Life

The Marriage

When I published my posts about the preparation of my wedding, questions came at the drop of a hat.

“WHY? HOW? ARE YOU SERIOUS, THIS IS NO JOKE?”

I was nervous at the first time I got the questions. It made me think twice, confused about how to explain about my decision, and my crazy side that needs external validation started to panic. I know that marriage is a serious matter, that it needs to be well thought out, and I know why people feel like having the urge to ask those questions (I’m relatively younger than everyone else in my circle), but knowing these doesn’t help me overcome my anxiety.

I trailed back and compiled some answers for the question.

“Why do I get married?”

Why don’t I? That’s my first answer to a friend who asked me this. This is the kind of question that I need to understand comprehensively before answering, it depends on what kind of person who asks me this. A religious one? (Easy, just answer that it is to complete half of the religion). A romantic? (I fall in love. Deep, deep, deep, deeply in love. And this is my actual answer!). A philosopher? (Man, this one is hard). A feminist? (I need to carefully pick my words so that it does not make him/her think I surrender to a form of women’s oppression).

So why do I get married?

Because I want to. I’ve always wanted to. I know that this seems weird because I look like an independent woman (*cough*) and marriage seems like a thing that society uses to cut freedom (for both sides), even a symbolic institution signifying the subordination of women to men. Moreover, if we mention about the correlation between marriage and commitment, about how marriage does not necessarily increase the commitment between two lovers, why bother taking a hellish surf in the marriage tide while you can just relax on the girlfriend-boyfriend beach? (Let’s put the religion aside on this argument). Logically there is no good reason to say yes to marriage, so why do I keep doing that? To avoid the Satpol PP sweeping?

It may be half true. The reason about why I think marriage is necessary is because I feel like I put the same amount of effort in the means of committing myself in a girlfriend-boyfriend relationship as in marriage. For example, I don’t mind switching priorities. I put my lover first, always first, if I want to, or if he asks, or if he deserves it. My current lover, the one I am about to marry, meets the three categories. So I put him first. You know what happens when I put my relationship and my lover as my priority? I ditch almost everything else other than him. My friends, my organizations, my colleagues, my leisure time, everything. I become dependent. I cut my own freedom. It is not that extreme, but it can be perceived easily by people who interact with me. It seems like I withdraw myself from the crowd.

The problem with (my) society is sacrificing that much for a lover is considered too much if that is not a marriage relationship. They will say that it’s a careless move, done by a silly lover drunk in love who can’t think clearly about the disadvantage that may come. What if we break up? What if we don’t get married while I already put that much effort, letting go almost everything that defines me, only for a pseudo-relationship? It is different with marriage. If it’s for a marriage, what I do is normal, it is even encouraged. You indeed have to put your lover (and family) first.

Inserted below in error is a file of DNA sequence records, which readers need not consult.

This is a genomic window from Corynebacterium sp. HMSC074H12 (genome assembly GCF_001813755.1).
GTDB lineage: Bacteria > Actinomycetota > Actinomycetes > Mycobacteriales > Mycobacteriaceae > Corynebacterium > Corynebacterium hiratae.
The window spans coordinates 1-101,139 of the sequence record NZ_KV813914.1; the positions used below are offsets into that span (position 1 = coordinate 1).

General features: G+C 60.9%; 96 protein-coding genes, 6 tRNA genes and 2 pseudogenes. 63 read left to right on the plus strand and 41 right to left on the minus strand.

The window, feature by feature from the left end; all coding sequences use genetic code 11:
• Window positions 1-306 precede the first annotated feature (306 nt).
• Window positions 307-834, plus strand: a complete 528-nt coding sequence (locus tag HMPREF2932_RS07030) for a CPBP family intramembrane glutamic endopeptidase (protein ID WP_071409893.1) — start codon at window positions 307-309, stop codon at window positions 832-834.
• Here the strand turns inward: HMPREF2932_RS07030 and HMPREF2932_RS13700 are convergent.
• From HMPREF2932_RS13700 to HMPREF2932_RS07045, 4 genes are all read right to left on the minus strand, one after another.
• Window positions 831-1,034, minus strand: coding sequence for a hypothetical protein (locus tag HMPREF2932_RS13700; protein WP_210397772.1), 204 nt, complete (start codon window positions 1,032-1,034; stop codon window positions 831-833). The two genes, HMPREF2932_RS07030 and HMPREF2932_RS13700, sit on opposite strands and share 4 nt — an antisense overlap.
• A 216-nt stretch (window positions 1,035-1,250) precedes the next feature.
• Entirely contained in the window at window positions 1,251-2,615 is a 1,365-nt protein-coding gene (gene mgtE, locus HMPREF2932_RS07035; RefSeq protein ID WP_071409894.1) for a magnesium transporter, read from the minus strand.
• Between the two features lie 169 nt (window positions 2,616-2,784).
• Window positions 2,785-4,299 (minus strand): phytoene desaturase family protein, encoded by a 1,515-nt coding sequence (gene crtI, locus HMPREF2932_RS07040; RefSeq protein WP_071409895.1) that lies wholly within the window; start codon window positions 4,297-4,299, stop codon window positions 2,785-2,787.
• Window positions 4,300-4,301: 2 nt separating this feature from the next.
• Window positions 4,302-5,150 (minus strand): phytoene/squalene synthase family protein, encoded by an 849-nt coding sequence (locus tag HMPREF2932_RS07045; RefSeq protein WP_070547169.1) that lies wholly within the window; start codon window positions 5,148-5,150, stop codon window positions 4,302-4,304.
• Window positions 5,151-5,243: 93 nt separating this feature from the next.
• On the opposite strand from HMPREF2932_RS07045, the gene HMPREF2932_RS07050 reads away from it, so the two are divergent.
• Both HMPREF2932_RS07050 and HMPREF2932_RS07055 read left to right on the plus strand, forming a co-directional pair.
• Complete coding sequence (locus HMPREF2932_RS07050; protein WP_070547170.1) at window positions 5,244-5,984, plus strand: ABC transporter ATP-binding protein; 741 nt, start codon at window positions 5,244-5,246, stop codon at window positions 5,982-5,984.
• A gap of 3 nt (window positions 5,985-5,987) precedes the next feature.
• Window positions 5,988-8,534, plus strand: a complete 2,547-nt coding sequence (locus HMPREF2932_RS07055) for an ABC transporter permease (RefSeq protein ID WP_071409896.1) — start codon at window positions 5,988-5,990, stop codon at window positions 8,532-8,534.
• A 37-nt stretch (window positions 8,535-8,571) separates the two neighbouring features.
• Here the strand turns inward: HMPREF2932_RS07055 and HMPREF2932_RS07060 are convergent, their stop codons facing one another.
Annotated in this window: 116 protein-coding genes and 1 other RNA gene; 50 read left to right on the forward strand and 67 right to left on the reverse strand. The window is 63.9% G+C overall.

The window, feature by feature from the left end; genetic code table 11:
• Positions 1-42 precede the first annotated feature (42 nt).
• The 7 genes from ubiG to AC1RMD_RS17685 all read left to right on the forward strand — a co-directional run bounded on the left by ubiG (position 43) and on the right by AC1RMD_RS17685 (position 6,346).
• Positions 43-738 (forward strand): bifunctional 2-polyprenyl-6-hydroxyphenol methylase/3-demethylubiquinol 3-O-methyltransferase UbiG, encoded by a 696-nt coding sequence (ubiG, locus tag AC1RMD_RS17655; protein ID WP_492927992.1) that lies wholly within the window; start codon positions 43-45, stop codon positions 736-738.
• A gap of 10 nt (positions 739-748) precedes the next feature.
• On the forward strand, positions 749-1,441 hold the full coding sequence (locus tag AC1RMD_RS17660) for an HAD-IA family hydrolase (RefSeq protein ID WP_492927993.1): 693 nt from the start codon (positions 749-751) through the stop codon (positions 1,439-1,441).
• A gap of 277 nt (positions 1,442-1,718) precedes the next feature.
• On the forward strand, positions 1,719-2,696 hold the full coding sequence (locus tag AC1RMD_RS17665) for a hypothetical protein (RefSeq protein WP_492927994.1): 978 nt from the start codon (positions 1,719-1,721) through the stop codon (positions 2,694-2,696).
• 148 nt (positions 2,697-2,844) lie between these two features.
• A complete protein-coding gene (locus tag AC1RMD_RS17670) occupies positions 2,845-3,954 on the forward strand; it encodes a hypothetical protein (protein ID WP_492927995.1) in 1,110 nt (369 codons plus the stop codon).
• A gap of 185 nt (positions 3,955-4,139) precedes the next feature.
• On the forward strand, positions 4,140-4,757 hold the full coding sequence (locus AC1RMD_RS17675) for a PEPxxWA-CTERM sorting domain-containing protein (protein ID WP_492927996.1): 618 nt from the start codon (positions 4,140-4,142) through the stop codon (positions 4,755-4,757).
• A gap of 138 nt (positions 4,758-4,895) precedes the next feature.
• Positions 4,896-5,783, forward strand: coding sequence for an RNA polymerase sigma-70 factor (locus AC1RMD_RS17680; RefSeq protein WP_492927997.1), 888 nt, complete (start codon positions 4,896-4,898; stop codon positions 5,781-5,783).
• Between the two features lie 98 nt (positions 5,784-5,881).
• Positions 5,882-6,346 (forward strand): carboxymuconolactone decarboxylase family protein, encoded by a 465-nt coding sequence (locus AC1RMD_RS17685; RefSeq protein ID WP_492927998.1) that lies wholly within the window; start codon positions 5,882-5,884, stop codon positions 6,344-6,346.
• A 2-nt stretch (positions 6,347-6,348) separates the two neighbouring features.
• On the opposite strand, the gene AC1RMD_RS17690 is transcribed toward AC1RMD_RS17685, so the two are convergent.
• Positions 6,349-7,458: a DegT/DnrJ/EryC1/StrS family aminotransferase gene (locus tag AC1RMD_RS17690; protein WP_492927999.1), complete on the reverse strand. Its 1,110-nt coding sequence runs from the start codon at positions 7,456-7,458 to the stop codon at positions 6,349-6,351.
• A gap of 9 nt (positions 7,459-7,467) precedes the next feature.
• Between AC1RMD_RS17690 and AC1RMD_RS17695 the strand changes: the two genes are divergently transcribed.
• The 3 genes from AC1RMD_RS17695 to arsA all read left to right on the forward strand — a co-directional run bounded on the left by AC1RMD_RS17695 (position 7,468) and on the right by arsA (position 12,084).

To be fair, the judgements probably only happen in my head. But the problem with me is that I care too much about what my society may say about me. My constant need of external validation is just too strong to ignore. I, who love to put that much effort in a relationship, want an external validation. I want people to think that it is normal for me to refuse to go out because I want to be with my boyfriend, sitting in silence doing nothing, rather than spending the night sipping coffee with my friends and talking endlessly about how funny life is. But, no. People react differently to the word “boyfriend” and “husband”.

And after all the effort I do willingly, I want the husband effect. Society may change, but for the time being I am the one who needs to adapt. If I want the husband effect, I need to get married. With this person, I would love to.

Speaking of which, another question that also comes often is: “Are you sure?”

You mean, getting married? With this person? 100 percent sure. This person is always kind to me. I can tell him everything, he can tell me everything, and I never have any desire to hide anything for him. Any. Being with the one who knows your flaws, even the biggest ones, really helps. I started to accept my own self because of him. And perhaps because of that, I am willing to adapt to him. Me, the idealist, the perfectionist. I even feel amazed. Also, this person is the first person who never makes me doubt my efforts, I know he is willing to do the same for me.

I may be wrong. Things may change, I may change, he may change. I know there can be inherent risks that make our marriage be very hard to handle.

It is okay. He is worth the trouble.

 

Super smitten,

Aulia

 

 

*Satpol PP (Civil Service Police Unit) is a unit in Department of Home Affairs that assists the local regional head of the government affairs to enforce regulations of the region. In this case, Satpol PP duty is to look for the couples who live together without being married (normally this is not allowed in Indonesia). The question “to avoid Satpol PP sweeping” is actually asked by a friend. Hahaha.

Advertisements
Standard